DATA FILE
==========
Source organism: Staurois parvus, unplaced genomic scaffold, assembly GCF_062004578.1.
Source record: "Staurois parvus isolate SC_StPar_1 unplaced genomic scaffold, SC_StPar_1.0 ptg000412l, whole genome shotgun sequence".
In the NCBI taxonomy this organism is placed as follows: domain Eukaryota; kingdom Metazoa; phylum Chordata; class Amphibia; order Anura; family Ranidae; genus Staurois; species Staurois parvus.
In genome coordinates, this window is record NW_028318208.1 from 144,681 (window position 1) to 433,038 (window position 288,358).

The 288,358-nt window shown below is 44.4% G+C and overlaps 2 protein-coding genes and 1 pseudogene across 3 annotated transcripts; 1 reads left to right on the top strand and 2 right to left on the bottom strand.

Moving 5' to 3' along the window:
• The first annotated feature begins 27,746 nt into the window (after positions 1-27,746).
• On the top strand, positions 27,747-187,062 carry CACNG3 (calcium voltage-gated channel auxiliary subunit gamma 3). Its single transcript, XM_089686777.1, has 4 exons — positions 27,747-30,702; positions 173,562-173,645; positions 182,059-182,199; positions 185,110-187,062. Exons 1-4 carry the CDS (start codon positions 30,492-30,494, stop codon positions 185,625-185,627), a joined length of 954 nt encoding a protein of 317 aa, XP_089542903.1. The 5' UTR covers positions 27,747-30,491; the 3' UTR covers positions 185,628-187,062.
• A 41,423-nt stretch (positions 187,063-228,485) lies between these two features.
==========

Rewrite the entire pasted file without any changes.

Source organism: Staurois parvus, unplaced genomic scaffold, assembly GCF_062004578.1.
Source record: "Staurois parvus isolate SC_StPar_1 unplaced genomic scaffold, SC_StPar_1.0 ptg000412l, whole genome shotgun sequence".
In the NCBI taxonomy this organism is placed as follows: domain Eukaryota; kingdom Metazoa; phylum Chordata; class Amphibia; order Anura; family Ranidae; genus Staurois; species Staurois parvus.
In genome coordinates, this window is record NW_028318208.1 from 144,681 (window position 1) to 433,038 (window position 288,358).

The 288,358-nt window shown below is 44.4% G+C and overlaps 2 protein-coding genes and 1 pseudogene across 3 annotated transcripts; 1 reads left to right on the top strand and 2 right to left on the bottom strand.

Moving 5' to 3' along the window:
• The first annotated feature begins 27,746 nt into the window (after positions 1-27,746).
• On the top strand, positions 27,747-187,062 carry CACNG3 (calcium voltage-gated channel auxiliary subunit gamma 3). Its single transcript, XM_089686777.1, has 4 exons — positions 27,747-30,702; positions 173,562-173,645; positions 182,059-182,199; positions 185,110-187,062. Exons 1-4 carry the CDS (start codon positions 30,492-30,494, stop codon positions 185,625-185,627), a joined length of 954 nt encoding a protein of 317 aa, XP_089542903.1. The 5' UTR covers positions 27,747-30,491; the 3' UTR covers positions 185,628-187,062.
• A 41,423-nt stretch (positions 187,063-228,485) lies between these two features.